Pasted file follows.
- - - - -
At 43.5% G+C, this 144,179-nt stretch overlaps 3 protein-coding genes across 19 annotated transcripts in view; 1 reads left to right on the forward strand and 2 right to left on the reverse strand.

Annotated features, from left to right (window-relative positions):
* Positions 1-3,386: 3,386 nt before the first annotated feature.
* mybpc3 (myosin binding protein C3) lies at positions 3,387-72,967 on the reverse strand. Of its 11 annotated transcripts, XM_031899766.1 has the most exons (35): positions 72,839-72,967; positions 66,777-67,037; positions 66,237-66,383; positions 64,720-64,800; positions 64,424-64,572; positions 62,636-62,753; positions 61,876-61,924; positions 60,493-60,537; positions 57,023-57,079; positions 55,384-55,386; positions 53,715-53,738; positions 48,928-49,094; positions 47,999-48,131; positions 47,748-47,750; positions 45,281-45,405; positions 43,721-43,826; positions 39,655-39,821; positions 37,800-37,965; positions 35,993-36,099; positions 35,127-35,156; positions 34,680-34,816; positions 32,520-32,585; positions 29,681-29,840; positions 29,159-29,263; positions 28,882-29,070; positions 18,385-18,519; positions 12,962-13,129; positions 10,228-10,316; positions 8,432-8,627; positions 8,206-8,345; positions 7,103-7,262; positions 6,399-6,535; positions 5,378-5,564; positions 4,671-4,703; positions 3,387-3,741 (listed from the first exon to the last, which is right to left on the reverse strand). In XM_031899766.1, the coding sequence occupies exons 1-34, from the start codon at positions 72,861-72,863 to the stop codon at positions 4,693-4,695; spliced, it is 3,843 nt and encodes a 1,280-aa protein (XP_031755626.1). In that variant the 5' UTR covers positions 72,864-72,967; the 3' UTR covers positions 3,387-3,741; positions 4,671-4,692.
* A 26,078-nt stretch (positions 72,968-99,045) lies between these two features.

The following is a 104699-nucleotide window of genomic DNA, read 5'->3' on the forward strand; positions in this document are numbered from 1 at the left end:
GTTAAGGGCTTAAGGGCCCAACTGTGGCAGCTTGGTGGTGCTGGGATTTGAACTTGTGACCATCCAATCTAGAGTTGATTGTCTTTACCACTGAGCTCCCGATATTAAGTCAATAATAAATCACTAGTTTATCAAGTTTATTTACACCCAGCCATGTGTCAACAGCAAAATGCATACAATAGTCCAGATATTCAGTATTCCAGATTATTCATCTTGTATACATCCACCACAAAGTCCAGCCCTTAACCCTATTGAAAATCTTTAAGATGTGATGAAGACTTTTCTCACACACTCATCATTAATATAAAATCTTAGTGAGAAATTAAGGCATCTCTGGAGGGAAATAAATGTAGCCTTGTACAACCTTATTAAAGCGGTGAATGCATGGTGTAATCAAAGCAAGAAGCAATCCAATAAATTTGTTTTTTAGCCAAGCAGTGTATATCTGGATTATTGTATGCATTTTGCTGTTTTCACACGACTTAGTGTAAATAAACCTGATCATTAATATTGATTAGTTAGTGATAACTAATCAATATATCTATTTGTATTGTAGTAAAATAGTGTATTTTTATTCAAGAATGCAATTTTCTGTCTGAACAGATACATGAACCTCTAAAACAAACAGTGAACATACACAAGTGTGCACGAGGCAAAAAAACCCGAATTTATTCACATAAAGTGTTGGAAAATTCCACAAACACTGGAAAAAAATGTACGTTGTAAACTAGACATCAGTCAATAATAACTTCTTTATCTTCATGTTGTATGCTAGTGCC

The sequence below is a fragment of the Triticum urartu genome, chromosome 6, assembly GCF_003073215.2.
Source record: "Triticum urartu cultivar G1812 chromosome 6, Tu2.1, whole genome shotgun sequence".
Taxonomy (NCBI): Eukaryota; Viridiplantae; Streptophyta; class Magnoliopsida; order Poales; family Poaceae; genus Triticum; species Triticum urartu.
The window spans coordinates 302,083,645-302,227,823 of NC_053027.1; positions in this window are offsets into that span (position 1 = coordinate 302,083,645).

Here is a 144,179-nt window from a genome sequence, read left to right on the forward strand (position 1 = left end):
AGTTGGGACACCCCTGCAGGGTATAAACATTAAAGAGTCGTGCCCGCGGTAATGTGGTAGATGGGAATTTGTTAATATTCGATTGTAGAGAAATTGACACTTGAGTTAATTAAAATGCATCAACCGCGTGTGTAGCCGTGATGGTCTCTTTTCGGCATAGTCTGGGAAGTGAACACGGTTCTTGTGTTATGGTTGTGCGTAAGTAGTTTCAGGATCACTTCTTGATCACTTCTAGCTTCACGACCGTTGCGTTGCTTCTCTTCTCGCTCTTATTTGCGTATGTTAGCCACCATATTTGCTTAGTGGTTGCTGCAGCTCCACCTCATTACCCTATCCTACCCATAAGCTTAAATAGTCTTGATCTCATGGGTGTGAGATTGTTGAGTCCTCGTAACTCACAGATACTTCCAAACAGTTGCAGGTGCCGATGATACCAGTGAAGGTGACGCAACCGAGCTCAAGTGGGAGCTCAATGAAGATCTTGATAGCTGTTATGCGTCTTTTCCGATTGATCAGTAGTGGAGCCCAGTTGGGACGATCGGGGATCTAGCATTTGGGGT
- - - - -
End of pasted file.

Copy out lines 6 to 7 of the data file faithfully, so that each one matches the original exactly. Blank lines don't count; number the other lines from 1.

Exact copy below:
The following is a 104699-nucleotide window of genomic DNA, read 5'->3' on the forward strand; positions in this document are numbered from 1 at the left end:
GTTAAGGGCTTAAGGGCCCAACTGTGGCAGCTTGGTGGTGCTGGGATTTGAACTTGTGACCATCCAATCTAGAGTTGATTGTCTTTACCACTGAGCTCCCGATATTAAGTCAATAATAAATCACTAGTTTATCAAGTTTATTTACACCCAGCCATGTGTCAACAGCAAAATGCATACAATAGTCCAGATATTCAGTATTCCAGATTATTCATCTTGTATACATCCACCACAAAGTCCAGCCCTTAACCCTATTGAAAATCTTTAAGATGTGATGAAGACTTTTCTCACACACTCATCATTAATATAAAATCTTAGTGAGAAATTAAGGCATCTCTGGAGGGAAATAAATGTAGCCTTGTACAACCTTATTAAAGCGGTGAATGCATGGTGTAATCAAAGCAAGAAGCAATCCAATAAATTTGTTTTTTAGCCAAGCAGTGTATATCTGGATTATTGTATGCATTTTGCTGTTTTCACACGACTTAGTGTAAATAAACCTGATCATTAATATTGATTAGTTAGTGATAACTAATCAATATATCTATTTGTATTGTAGTAAAATAGTGTATTTTTATTCAAGAATGCAATTTTCTGTCTGAACAGATACATGAACCTCTAAAACAAACAGTGAACATACACAAGTGTGCACGAGGCAAAAAAACCCGAATTTATTCACATAAAGTGTTGGAAAATTCCACAAACACTGGAAAAAAATGTACGTTGTAAACTAGACATCAGTCAATAATAACTTCTTTATCTTCATGTTGTATGCTAGTGCC